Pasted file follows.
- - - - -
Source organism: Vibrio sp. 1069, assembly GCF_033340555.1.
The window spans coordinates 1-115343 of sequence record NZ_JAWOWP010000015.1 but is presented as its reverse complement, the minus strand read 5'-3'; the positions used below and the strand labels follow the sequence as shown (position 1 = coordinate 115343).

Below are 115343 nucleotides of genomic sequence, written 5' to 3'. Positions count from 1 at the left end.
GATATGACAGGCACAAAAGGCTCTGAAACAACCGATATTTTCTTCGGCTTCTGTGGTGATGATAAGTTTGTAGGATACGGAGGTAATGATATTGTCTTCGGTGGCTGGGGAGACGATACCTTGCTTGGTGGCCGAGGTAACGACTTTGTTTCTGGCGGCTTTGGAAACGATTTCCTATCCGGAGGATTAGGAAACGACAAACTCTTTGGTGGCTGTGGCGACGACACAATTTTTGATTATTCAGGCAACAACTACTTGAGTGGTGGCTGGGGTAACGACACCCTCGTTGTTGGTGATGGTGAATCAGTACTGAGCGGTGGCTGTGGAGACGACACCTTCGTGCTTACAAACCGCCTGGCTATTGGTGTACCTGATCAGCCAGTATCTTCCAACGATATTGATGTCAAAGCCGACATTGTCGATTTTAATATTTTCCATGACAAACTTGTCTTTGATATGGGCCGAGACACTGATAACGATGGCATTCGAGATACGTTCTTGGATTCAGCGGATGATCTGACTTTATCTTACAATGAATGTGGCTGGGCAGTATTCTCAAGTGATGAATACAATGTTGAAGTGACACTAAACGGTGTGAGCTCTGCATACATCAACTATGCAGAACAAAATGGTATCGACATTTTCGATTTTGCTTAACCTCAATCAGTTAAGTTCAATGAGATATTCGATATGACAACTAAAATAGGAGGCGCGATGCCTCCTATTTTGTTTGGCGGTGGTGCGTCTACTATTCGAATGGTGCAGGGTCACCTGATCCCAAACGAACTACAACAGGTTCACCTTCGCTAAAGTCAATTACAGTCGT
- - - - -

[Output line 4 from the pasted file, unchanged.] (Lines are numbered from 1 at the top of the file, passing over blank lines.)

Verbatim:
GATATGACAGGCACAAAAGGCTCTGAAACAACCGATATTTTCTTCGGCTTCTGTGGTGATGATAAGTTTGTAGGATACGGAGGTAATGATATTGTCTTCGGTGGCTGGGGAGACGATACCTTGCTTGGTGGCCGAGGTAACGACTTTGTTTCTGGCGGCTTTGGAAACGATTTCCTATCCGGAGGATTAGGAAACGACAAACTCTTTGGTGGCTGTGGCGACGACACAATTTTTGATTATTCAGGCAACAACTACTTGAGTGGTGGCTGGGGTAACGACACCCTCGTTGTTGGTGATGGTGAATCAGTACTGAGCGGTGGCTGTGGAGACGACACCTTCGTGCTTACAAACCGCCTGGCTATTGGTGTACCTGATCAGCCAGTATCTTCCAACGATATTGATGTCAAAGCCGACATTGTCGATTTTAATATTTTCCATGACAAACTTGTCTTTGATATGGGCCGAGACACTGATAACGATGGCATTCGAGATACGTTCTTGGATTCAGCGGATGATCTGACTTTATCTTACAATGAATGTGGCTGGGCAGTATTCTCAAGTGATGAATACAATGTTGAAGTGACACTAAACGGTGTGAGCTCTGCATACATCAACTATGCAGAACAAAATGGTATCGACATTTTCGATTTTGCTTAACCTCAATCAGTTAAGTTCAATGAGATATTCGATATGACAACTAAAATAGGAGGCGCGATGCCTCCTATTTTGTTTGGCGGTGGTGCGTCTACTATTCGAATGGTGCAGGGTCACCTGATCCCAAACGAACTACAACAGGTTCACCTTCGCTAAAGTCAATTACAGTCGT